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Mayan Legend Discovered In Guatemala

March 14, 2009

Archaeologists have unearthed stucco panels carved with images of cosmic gods, monsters and serpents in the northern jungles of Guatemala.  

The two panels, each 26 feet long and stacked on top of each other, were created around 300 BC and are the oldest known depictions of a notorious Mayan legend, the Popol Vuh.

It took investigators excavating El Mirador three months to uncover the carvings, said Richard Hansen, the site’s lead researcher, during an interview with Reuters on Wednesday.  

With its complex network of waterways and roads and a massive pyramid now covered under thick vegetation, El Mirador is the world’s largest ancient Mayan city.

The Maya built sophisticated palaces and vast temples in Central America and southern Mexico, and dominated the area for some two millennia before inexplicably deserting their cities around 900 AD.  However, the El Mirador basin was abandoned much earlier.

A Spanish colonial priest discovered the earliest written version of the Popol Vuh in the early 1700s, and the stucco panels are the first known sculptural depictions of the two hero twins that are the main characters of the myth, said Hansen, an Idaho State University archeologist who has worked at El Mirador for years.

“This is pre-Christian, it has tremendous antiquity and shows again the remarkable resilience of an ideology that’s existed for thousands of years,” said Hansen, who worked as a consultant for Mel Gibson’s 2006 film about the Maya, “Apocalypto.”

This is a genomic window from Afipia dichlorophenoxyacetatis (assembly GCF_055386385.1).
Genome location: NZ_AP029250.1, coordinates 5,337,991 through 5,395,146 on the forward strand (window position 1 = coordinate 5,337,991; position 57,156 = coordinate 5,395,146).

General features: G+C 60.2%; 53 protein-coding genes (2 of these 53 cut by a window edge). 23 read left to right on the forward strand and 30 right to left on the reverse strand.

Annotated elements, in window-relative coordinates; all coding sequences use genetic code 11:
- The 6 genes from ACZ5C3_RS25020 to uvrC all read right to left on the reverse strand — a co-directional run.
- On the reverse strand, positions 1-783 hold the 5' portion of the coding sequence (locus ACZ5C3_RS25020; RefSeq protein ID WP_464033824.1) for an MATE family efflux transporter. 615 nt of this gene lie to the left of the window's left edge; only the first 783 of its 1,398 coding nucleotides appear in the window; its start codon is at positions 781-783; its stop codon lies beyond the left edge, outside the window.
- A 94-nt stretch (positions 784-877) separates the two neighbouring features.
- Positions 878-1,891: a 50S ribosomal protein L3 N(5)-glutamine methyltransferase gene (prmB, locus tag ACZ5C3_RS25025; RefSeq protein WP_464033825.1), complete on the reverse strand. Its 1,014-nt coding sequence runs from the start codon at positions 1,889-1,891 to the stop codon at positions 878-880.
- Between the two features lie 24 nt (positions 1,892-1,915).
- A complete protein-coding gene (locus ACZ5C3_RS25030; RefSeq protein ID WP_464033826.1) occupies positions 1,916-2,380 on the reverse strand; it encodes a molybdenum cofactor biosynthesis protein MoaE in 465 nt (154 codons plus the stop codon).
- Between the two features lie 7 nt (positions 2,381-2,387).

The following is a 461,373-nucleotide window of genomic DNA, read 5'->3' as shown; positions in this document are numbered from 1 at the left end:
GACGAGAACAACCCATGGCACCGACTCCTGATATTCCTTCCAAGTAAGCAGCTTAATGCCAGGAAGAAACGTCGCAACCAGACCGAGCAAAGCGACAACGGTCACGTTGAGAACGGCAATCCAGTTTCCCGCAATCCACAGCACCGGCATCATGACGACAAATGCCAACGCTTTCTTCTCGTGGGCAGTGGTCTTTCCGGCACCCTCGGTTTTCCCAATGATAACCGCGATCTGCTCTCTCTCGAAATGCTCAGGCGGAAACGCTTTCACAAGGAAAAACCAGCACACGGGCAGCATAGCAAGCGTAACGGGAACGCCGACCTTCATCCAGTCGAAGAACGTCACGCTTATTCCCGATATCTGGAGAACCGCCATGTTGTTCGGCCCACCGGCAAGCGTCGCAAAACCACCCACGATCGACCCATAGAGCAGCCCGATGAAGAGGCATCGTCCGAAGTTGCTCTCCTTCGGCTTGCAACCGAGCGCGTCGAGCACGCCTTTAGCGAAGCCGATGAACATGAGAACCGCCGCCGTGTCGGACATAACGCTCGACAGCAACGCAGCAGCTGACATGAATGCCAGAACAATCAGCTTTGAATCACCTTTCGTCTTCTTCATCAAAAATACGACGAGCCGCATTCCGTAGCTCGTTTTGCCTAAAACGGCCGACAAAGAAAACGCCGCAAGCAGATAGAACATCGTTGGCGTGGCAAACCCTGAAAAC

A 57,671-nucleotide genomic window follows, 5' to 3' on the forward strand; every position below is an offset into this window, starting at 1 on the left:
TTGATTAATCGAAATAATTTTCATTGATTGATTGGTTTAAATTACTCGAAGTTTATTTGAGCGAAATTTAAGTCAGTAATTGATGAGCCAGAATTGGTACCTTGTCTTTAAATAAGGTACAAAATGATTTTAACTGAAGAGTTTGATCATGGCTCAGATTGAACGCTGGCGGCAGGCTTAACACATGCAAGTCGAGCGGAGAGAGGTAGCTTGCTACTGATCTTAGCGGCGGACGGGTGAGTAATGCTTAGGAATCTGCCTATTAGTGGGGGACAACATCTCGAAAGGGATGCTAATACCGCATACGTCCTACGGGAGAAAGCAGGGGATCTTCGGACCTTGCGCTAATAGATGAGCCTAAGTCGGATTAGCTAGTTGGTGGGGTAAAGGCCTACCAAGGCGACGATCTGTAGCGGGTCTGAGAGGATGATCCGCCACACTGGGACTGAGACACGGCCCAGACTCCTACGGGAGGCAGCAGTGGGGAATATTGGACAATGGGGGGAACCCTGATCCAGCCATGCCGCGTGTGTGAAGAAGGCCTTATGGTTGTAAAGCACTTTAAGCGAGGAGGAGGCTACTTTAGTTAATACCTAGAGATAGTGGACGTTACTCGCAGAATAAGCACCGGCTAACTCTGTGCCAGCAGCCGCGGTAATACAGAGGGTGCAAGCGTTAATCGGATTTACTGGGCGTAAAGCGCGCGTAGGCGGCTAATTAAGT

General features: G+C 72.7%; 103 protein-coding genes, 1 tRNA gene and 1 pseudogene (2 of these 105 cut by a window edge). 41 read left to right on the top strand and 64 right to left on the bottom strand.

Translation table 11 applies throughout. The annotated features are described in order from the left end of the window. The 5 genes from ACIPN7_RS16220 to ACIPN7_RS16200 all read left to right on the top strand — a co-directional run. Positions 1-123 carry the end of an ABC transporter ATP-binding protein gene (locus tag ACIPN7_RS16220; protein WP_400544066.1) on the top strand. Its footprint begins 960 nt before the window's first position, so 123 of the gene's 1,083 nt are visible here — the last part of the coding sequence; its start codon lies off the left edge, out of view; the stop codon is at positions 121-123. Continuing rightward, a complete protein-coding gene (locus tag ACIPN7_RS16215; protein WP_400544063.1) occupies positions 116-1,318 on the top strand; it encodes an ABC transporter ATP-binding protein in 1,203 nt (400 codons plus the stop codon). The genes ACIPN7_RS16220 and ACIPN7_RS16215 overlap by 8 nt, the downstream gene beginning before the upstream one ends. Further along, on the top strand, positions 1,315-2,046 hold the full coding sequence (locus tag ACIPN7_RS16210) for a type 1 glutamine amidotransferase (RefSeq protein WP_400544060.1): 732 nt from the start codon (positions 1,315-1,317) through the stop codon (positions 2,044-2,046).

On one of the panels, the twins are seen surrounded by cosmic monsters, with a bird deity with outstretched wings hovering above them. The other panel shows a Mayan corn god surrounded by a large serpent, Hansen said.

At more than 500,000 acres, El Mirador is three times the size of Guatemala’s well-known Tikal ruins, a destination popular with many tourists.
El Mirador is currently under threat by drug traffickers who use the area to transport cocaine and heroin across the porous border with Mexico.

Wild animal poachers, deforestation and looters, who steal the area’s ancient artifacts to sell on the black market, also put the city at risk.
President Alvaro Colom announced the creation of a massive park in the jungles of northern Guatemala’s Peten region, which would include both El Mirador and Tikal. The plan, proposed last year, includes the construction of a silent, propane-powered train by 2020 to transport thousands of visitors to the ruins, which are currently accessible only by helicopter or a two-day trek through the jungle.

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Image Credit: Wikipedia

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